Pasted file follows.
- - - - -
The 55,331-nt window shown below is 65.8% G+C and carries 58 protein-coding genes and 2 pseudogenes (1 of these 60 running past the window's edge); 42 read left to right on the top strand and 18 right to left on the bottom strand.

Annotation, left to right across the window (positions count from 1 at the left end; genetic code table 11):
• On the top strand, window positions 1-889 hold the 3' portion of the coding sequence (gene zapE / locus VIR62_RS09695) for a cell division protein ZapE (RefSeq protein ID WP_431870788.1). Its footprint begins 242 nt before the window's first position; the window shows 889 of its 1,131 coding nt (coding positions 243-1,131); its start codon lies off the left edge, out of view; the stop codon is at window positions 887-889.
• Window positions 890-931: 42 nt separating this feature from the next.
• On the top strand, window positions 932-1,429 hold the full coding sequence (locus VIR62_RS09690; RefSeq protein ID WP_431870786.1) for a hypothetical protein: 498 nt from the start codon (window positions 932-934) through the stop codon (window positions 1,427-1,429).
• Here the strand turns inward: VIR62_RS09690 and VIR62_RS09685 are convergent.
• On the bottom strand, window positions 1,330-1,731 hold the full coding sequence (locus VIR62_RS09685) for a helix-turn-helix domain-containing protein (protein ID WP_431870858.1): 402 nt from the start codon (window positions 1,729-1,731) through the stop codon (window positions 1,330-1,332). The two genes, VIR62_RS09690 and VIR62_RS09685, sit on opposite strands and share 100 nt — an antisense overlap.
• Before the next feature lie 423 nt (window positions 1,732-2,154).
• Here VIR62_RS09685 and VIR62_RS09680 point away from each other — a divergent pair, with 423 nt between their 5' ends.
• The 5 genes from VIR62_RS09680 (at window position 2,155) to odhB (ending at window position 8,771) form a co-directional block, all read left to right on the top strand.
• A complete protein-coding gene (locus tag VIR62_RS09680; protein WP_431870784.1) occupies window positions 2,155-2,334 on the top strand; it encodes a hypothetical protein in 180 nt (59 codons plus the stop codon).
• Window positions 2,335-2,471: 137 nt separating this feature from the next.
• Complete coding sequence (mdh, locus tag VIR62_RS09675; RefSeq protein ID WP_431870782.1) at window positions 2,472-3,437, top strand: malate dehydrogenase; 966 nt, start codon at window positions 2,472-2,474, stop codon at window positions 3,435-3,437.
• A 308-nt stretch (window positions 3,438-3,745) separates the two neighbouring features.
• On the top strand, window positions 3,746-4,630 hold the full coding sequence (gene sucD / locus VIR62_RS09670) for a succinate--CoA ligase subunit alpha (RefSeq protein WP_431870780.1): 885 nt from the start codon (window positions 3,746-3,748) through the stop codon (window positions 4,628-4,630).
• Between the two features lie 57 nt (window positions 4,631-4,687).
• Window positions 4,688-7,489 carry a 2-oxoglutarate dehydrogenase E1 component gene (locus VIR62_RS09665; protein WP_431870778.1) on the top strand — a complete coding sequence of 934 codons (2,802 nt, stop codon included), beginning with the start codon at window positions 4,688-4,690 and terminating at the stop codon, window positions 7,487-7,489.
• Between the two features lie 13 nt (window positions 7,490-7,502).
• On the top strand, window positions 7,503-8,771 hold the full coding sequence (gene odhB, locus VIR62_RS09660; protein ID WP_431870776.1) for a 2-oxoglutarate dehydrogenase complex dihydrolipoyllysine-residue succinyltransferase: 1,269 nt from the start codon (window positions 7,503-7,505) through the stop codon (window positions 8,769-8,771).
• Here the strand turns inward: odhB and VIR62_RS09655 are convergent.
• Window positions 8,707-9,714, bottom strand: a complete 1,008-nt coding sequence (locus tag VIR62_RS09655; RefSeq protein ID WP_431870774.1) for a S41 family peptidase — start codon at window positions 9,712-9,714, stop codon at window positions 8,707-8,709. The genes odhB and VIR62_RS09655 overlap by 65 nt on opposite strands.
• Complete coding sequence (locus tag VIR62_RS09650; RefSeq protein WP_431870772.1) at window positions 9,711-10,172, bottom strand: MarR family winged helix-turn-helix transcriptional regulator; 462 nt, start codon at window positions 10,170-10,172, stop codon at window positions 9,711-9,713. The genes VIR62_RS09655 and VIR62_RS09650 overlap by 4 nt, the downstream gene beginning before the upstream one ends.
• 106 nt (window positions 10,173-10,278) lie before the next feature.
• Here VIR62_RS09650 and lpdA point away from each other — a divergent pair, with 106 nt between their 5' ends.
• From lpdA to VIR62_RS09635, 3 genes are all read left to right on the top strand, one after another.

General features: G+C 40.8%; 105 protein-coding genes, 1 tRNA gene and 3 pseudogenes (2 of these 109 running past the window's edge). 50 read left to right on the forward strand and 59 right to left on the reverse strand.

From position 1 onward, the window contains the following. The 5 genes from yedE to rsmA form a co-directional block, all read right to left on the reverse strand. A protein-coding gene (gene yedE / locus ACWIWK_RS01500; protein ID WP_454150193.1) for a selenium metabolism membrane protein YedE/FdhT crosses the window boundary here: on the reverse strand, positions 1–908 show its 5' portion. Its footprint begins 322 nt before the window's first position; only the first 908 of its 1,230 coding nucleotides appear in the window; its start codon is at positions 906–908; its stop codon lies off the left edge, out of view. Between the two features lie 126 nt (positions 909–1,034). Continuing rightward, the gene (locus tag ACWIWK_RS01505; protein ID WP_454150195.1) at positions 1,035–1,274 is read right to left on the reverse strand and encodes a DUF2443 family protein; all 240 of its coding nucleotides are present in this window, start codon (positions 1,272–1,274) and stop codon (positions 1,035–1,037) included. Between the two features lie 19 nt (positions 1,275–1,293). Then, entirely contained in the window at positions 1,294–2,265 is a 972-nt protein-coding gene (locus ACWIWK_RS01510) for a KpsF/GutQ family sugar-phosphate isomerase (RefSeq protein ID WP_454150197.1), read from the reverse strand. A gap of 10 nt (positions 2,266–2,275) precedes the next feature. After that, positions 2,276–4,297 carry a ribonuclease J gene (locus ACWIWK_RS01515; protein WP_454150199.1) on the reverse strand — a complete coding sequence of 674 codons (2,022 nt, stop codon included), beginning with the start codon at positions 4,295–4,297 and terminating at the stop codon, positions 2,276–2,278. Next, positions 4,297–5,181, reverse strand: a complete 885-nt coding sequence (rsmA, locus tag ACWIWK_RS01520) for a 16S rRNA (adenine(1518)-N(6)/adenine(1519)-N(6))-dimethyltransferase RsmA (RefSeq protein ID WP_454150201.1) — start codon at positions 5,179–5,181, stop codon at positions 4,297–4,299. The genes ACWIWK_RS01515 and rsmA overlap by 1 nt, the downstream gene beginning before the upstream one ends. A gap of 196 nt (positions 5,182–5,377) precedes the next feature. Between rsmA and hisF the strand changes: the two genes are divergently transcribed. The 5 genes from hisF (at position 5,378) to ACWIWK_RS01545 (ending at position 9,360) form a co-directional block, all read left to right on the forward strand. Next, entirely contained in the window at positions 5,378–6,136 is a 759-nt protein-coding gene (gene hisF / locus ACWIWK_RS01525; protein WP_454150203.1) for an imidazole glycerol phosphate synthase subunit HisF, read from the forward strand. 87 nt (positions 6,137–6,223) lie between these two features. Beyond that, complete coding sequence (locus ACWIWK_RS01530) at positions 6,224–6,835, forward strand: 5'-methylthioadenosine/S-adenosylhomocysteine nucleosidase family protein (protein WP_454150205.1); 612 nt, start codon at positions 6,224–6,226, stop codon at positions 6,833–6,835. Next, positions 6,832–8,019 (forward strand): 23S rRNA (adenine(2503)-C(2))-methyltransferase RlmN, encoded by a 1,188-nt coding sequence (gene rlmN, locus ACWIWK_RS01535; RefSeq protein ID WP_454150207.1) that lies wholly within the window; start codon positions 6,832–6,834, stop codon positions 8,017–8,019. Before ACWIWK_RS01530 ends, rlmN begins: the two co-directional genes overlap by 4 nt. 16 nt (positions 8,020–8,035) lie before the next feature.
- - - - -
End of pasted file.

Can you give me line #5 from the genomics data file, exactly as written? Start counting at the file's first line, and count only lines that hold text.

• On the top strand, window positions 932-1,429 hold the full coding sequence (locus VIR62_RS09690; RefSeq protein ID WP_431870786.1) for a hypothetical protein: 498 nt from the start codon (window positions 932-934) through the stop codon (window positions 1,427-1,429).